Few director’s cuts in movie history have as much buzz around them as the Snyder Cut of “Justice League.” Zack Snyder has spent the last year teasing his personal cut of the comic book tentpole, which bombed with critics and audiences in November 2017. Snyder left the “Justice League” production after a family tragedy and Warner Bros. brought in Joss Whedon to oversee reshoots and post-production. The “Justice League” theatrical cut featured Whedon’s lighter tone and altered Snyder’s original plans for the superhero movie. The #ReleaseTheSnyderCut movement continues to urge Warner Bros. to release Snyder’s version, but not all of Snyder’s contemporaries believe in such a movie. During an interview on the ReelBlend podcast, “Invisible Man” writer and director Leigh Whannell was asked about the existence of the Snyder Cut. Whannell said the idea of a Snyder Cut and all director’s cuts are “a terrible thing.”
“To me, I never wanna have another cut sitting somewhere that competes with the original cut,” Whannell explains. “I guess what I’m saying is, whatever circumstances created that cut, whatever horrible circumstances are totally understandable. For me personally, I would always view it as a terrible thing that there was an unseen cut of the film. Over the years, you’ll see this thing where it’s like, ‘James Cameron rereleases the director’s cut of “Aliens.”’ And then he’ll introduce it. When you watch it, he comes on the screen and he says, ‘This is the way I always intended people to watch “Aliens.”’ And my first thought is, ‘That’s nuts!’ Don’t have one definitive version of the movie. I hate this idea that we missed out on the version he wanted us to see.”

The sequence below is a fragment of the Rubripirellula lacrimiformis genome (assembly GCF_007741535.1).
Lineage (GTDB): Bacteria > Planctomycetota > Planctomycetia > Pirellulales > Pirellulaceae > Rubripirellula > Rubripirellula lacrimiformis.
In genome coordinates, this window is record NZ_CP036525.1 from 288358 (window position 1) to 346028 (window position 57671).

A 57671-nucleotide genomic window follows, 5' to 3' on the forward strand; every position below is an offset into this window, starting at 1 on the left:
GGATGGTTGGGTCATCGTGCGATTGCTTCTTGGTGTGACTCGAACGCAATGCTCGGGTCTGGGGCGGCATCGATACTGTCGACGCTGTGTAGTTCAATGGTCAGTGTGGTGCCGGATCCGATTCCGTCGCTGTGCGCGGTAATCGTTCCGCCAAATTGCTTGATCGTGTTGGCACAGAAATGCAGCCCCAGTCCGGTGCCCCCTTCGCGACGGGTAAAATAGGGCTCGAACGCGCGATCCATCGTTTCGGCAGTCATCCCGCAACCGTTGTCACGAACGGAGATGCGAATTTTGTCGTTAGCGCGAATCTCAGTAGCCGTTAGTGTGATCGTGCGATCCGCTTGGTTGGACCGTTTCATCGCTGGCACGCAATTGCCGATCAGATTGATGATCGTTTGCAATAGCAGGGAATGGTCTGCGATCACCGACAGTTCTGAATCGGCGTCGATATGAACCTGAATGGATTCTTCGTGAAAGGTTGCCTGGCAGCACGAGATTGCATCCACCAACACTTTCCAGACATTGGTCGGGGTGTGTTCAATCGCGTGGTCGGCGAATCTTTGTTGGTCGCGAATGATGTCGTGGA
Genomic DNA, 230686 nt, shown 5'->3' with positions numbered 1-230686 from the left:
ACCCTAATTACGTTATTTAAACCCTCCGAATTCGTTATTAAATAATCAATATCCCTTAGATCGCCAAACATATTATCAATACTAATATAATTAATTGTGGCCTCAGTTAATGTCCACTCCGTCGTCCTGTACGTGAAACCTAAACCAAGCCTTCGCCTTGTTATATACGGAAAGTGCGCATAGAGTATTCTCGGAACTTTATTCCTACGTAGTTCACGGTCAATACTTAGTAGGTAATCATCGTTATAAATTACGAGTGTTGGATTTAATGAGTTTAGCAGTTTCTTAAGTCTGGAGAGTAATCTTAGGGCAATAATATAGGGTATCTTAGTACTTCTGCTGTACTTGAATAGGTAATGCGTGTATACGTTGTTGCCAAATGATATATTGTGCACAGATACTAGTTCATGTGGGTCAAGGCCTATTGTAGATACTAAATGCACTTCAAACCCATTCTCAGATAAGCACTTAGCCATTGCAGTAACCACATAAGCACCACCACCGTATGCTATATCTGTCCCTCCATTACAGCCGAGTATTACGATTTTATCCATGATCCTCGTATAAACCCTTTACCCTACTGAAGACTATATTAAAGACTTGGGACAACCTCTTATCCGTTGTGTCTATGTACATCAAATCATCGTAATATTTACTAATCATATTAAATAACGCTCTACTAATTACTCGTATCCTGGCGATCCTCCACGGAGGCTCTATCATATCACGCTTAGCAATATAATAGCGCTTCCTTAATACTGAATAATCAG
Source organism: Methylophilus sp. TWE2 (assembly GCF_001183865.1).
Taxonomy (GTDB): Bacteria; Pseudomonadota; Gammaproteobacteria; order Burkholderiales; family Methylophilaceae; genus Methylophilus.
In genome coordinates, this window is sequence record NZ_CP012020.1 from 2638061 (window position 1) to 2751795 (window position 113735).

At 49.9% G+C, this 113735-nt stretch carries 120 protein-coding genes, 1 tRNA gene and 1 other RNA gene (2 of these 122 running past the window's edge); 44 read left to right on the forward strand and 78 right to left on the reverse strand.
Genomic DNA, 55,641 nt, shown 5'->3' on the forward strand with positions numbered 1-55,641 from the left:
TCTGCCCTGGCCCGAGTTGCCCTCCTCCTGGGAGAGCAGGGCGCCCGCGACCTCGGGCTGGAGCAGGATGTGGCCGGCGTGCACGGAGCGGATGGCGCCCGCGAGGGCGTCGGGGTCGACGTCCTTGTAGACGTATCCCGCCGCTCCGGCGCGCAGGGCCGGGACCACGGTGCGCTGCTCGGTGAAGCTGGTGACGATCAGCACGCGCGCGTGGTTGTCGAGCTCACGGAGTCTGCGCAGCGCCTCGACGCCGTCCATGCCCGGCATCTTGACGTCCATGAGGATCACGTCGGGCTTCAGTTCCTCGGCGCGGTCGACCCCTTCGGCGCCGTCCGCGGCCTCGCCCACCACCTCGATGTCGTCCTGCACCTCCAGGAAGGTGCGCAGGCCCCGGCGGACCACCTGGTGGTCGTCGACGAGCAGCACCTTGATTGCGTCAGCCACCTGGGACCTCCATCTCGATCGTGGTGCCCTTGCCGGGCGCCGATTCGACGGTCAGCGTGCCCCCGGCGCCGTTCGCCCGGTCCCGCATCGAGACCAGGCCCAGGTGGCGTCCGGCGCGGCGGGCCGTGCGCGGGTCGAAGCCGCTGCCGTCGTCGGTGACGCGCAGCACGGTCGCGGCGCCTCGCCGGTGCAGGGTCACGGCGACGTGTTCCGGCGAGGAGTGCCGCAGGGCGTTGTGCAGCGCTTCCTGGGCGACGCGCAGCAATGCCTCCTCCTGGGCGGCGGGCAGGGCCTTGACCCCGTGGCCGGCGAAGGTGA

Whannell’s comments echo similar thoughts shared by Martin Scorsese last fall. “The director’s cut is the film that’s released,” Scorsese said in an interview with Entertainment Weekly. “[The director] has made their decisions based on the process they were going through at the time. There could be money issues, there could be somebody that dies [while making] the picture, the studio changes heads and the next person hates it. Sometimes [a director says], ‘I wish I could go back and put it all back together.’ All these things happen. But I do think once the die is cast, you have to go with it and say, ‘That’s the movie I made under those circumstances.’”
Don’t expect to see a director’s cut of “The Invisible Man,” which Universal is opening in theaters nationwide February 27.